Machine Learning training on Hadoop + Mahout

Machine Learning Training

machine learning training with Mahout

Apache Mahout Training @ BigDataTraining.IN

Hadoop provides a framework for implementing large-scale data processing applications. Often, the users implement their applications on MapReduce from scratch or write their applications using a higher-level programming model such as Pig or Hive.

However, implementing some of the algorithms using MapReduce can be very complex. For example, algorithms such as collaborative filtering, clustering, and recommendations need complex code. This is further agitated by the need to maximize parallel executions.

Mahout is an effort to implement well-known machine learning and data mining algorithms using MapReduce framework, so that the users can reuse them in their data processing without having to rewrite them from the scratch. This recipe explains how to install Mahout.

The quality of recommendations is largely determined by the quantity and quality of data. “Garbage in, garbage out,” has never been more true than here. Having high-quality data is a good thing, and generally, having lots of it is also good.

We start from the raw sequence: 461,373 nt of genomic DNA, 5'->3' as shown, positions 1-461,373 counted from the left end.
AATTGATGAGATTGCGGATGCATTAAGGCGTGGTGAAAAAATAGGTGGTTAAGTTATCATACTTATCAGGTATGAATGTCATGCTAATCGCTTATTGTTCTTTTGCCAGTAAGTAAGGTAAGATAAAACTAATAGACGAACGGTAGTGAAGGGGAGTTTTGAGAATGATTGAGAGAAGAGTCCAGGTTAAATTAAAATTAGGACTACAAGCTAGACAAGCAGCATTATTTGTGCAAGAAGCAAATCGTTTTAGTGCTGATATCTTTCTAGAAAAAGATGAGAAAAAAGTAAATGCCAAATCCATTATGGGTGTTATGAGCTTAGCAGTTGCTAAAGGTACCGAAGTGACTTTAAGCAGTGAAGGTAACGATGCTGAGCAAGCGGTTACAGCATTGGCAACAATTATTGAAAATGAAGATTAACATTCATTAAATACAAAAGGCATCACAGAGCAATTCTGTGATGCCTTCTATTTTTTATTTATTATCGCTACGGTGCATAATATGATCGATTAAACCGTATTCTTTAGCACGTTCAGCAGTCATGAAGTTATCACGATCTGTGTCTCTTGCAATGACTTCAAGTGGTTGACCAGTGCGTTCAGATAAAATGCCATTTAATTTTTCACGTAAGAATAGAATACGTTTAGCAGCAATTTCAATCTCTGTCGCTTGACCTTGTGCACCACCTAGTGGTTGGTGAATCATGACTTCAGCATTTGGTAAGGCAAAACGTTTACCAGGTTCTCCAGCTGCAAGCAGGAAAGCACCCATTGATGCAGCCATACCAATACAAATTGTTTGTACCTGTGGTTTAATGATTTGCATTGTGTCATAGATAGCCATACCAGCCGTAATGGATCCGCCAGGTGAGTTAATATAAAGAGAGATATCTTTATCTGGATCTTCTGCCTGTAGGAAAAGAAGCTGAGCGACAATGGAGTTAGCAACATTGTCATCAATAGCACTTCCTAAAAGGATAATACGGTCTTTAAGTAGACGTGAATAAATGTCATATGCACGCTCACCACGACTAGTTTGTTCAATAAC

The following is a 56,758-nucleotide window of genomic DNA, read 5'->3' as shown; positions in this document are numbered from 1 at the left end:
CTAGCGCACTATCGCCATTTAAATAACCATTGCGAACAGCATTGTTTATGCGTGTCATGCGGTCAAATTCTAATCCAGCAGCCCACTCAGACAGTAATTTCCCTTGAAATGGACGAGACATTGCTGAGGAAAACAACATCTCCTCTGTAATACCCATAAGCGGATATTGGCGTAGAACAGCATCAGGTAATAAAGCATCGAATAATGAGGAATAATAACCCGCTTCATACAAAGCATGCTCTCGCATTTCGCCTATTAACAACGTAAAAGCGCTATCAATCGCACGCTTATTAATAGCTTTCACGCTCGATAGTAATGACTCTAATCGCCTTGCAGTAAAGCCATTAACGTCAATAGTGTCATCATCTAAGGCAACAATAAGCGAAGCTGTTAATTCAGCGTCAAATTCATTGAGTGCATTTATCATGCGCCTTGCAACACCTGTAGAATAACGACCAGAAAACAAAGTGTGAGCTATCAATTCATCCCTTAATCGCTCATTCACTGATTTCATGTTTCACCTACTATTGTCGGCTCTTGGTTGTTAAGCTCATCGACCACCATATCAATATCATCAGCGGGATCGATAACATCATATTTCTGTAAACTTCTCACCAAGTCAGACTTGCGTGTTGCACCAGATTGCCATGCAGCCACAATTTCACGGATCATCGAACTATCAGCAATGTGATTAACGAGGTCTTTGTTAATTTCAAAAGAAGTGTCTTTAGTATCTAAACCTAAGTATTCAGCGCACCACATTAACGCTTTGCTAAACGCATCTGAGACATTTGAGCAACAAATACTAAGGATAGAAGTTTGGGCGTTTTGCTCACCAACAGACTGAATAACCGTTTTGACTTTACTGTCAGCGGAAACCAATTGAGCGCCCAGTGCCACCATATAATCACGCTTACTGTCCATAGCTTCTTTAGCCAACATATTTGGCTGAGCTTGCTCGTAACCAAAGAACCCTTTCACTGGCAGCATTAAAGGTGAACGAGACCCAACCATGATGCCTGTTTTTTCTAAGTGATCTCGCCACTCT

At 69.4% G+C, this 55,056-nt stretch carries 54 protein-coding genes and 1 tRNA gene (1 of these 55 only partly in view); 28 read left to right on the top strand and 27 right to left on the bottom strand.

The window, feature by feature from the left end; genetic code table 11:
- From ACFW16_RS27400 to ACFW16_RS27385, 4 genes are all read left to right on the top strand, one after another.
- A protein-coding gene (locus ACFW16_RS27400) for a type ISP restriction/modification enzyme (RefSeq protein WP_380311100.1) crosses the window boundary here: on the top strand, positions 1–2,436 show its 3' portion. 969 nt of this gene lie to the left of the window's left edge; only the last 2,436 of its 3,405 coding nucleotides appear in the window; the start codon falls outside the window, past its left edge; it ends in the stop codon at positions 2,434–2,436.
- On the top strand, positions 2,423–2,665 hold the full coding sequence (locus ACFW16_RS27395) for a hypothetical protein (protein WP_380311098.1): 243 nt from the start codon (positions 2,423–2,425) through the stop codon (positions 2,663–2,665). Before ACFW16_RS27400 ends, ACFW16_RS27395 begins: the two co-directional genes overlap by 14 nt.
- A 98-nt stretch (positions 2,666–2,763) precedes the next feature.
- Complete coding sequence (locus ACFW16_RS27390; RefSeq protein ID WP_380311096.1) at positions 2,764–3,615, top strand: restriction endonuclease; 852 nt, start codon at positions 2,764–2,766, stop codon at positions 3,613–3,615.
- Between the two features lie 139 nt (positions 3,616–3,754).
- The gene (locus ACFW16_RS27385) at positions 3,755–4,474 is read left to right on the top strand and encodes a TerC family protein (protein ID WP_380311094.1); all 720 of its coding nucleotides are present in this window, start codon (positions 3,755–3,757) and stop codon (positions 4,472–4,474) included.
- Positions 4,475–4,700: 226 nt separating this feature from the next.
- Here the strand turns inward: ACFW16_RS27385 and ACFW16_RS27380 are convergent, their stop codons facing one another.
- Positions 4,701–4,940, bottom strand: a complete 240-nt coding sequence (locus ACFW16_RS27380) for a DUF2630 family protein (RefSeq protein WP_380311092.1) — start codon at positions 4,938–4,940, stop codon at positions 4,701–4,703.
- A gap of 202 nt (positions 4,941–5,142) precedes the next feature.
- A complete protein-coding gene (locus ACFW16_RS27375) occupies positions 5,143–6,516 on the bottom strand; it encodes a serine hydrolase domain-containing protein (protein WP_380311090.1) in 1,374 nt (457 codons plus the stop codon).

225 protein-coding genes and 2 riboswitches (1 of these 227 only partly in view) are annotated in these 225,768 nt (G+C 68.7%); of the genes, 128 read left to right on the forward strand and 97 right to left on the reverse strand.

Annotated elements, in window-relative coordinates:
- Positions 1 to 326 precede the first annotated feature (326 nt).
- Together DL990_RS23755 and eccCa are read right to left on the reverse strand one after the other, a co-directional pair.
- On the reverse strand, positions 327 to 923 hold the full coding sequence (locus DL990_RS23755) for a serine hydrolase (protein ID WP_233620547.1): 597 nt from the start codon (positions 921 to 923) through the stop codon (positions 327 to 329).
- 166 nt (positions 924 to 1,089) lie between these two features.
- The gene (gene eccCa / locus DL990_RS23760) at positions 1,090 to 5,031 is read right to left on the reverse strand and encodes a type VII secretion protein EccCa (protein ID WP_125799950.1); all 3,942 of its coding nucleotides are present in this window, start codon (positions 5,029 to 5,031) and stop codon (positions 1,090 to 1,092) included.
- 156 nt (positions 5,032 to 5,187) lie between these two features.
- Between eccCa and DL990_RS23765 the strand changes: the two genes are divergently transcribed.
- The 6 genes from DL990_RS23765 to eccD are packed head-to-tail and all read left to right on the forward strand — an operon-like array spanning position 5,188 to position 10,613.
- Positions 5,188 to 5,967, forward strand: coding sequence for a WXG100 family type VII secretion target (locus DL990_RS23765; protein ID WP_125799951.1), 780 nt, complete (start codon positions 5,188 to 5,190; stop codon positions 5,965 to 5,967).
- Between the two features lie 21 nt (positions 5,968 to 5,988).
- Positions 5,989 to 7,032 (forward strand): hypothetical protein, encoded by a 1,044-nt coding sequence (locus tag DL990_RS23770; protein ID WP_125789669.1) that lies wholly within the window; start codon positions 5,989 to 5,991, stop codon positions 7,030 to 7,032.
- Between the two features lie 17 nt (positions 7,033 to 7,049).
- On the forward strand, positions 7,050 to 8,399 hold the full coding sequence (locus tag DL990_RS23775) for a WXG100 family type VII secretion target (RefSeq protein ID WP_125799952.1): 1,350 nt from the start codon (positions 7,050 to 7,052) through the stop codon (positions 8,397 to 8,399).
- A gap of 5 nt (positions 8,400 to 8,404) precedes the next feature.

Recommender algorithms are data-intensive by nature; their computations access a great deal of information. Runtime performance is therefore greatly affected by the quantity of data and its representation. Intelligently choosing data structures can affect performance by orders of magnitude, and, at scale, it matters a lot.

Tackling large scale with Mahout and Hadoop

How real is the problem of scale in machine learning algorithms? Let’s consider the size of a few problems where you might deploy Mahout.

According to an analysis, Google News sees about 3.5 million new news articles per day. Although this does not seem like a large amount in absolute terms, consider that these articles must be clustered, along with other recent articles, in minutes in order to become available in a timely manner.

The subset of rating data that Netflix published for the Netflix Prize contained 100 million ratings. Because this was just the data released for contest purposes, presumably the total amount of data that Netflix actually has and must process to create recommendations is many times larger!

Machine learning techniques must be deployed in contexts like these, where the amount of input is large—so large that it isn’t feasible to process it all on one computer, even a powerful one. Without an implementation such as Mahout, these would be impossible tasks. This is why Mahout makes scalability a top priority, and why this training at BigDataTraining.IN will focus, in a way that others don’t, on dealing with large data sets effectively.

Sophisticated machine learning techniques, applied at scale, were until recently only something that large, advanced technology companies could consider using. But today computing power is cheaper than ever and more accessible via open source frameworks like Apache’s Hadoop. Mahout attempts to complete the puzzle by providing quality, open source implementations capable of solving problems at this scale with Hadoop, and putting this into the hands of all technology organizations.